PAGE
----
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Electric Oven / Hob

Discussion in 'Electrics UK' started by Deryck Tintagel, 1 Apr 2019.

  1. Deryck Tintagel

    Deryck Tintagel

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    The current installation is gas hob / electric oven. The oven is supplied from the CU via a 40A MCB to a 45A CCU with single socket - the single socket has the gas igniter plugged in. The CCU is mounted in a cupboard alongside the oven

    The new installation is for an electric induction hob and electric oven. Now, both appliances require 13A plugs so am I right in saying that the CCU can be changed to a 2-gang socket (MK for example) without need to change the MCB as this is protecting the existing fixed cable?
     
  2. chivers67

    chivers67

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    What are the Ratings of the Hob and cooker? Most double sockets are rated at 20 Amps , Diversity will probably help though.
     
  3. Deryck Tintagel

    Deryck Tintagel

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    Right I think I have got to the bottom of this (It's friend's daughter's new equipment)

    Oven
    Hoover HOE3051IN
    2.2kW

    Hob
    Hoover HH64DCT
    6.4kW in total

    Oven will be fine on a 13A plug

    The hob will need to be hardwired to the CCU. The instructions I had been told said to connect to a plug / socket, but reading the installation instructions on line it states a 2.5mm CSA flexible cable HO5V2V2F should be used. I think it could get a bit warm using a 13A plug!
     
  4. EFLImpudence

    EFLImpudence

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    Where is the present oven cable actually connected?
     
  5. ericmark

    ericmark

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    Some induction hobs can be configured for 13A, 16A or 20A however don't think the Hoover has that option, also some can be used single phase or split phase or three phase I think the Hoover does have that option which may have lead one to believe at first it would run on 13A.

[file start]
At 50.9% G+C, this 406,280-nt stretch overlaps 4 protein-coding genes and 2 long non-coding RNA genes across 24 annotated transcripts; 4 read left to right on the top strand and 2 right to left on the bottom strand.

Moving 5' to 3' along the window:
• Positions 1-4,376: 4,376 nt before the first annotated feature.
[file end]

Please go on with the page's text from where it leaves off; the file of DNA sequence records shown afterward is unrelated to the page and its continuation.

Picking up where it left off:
However seems it needs a 20A supply so will either connect to a cooker connection unit or direct into the isolator although cooker connection units will have cable clamps some times there are no clamps in the isolator so it may need a cleat of some type.

    Although some two gang sockets are rated at 13A each, they don't always have that rating so would not use two gang for 3 kW appliances I would fit two single sockets, although it now seems it needs a socket and cooker connection unit.

    One thing to consider is cooling, a 13A socket well more to point 13A plug has a fuse in it and will get hot, so is designed to be in free air, some oven carcasses have the oven cooling fan vent through carcase so having the 13A socket inside is OK, as it is fan cooled, but 13A socket should never be inside a cupboard as the plug could over heat.
     
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  7. EFLImpudence

    EFLImpudence

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    What is the minimum size enclosure, cupboard or anything else, where a plug may be fitted?
     
  8. Deryck Tintagel

    Deryck Tintagel

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    The existing oven is connected to the CCU in a cupboard next to the oven as far as I am aware. I have not seen it so I am going on what I have been told and anything else would be guesswork. Is there an issue that needs to be addressed?
     
  9. EFLImpudence

    EFLImpudence

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    Then you can use that CCU for the hob and plug in the oven- if the information is accurate and I have understood correctly.
     
  10. Deryck Tintagel

    Deryck Tintagel

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    Thanks for the confirmation. Just a lot of confusion in the instructions to use a plug! I know some hobs can use a 13A plug but I wasn't convinced until I saw the manufacturer's information sheets
     
  11. JohnW2

    JohnW2

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    I think those instructions may be suffering from internationism/translation. Where it talks about plugs, it talks about ones which are 'appropriate for the current' - which, as you realise, a 13A one would not be (and there's no sensible alternative in the UK).

    Kind Regards, John
     
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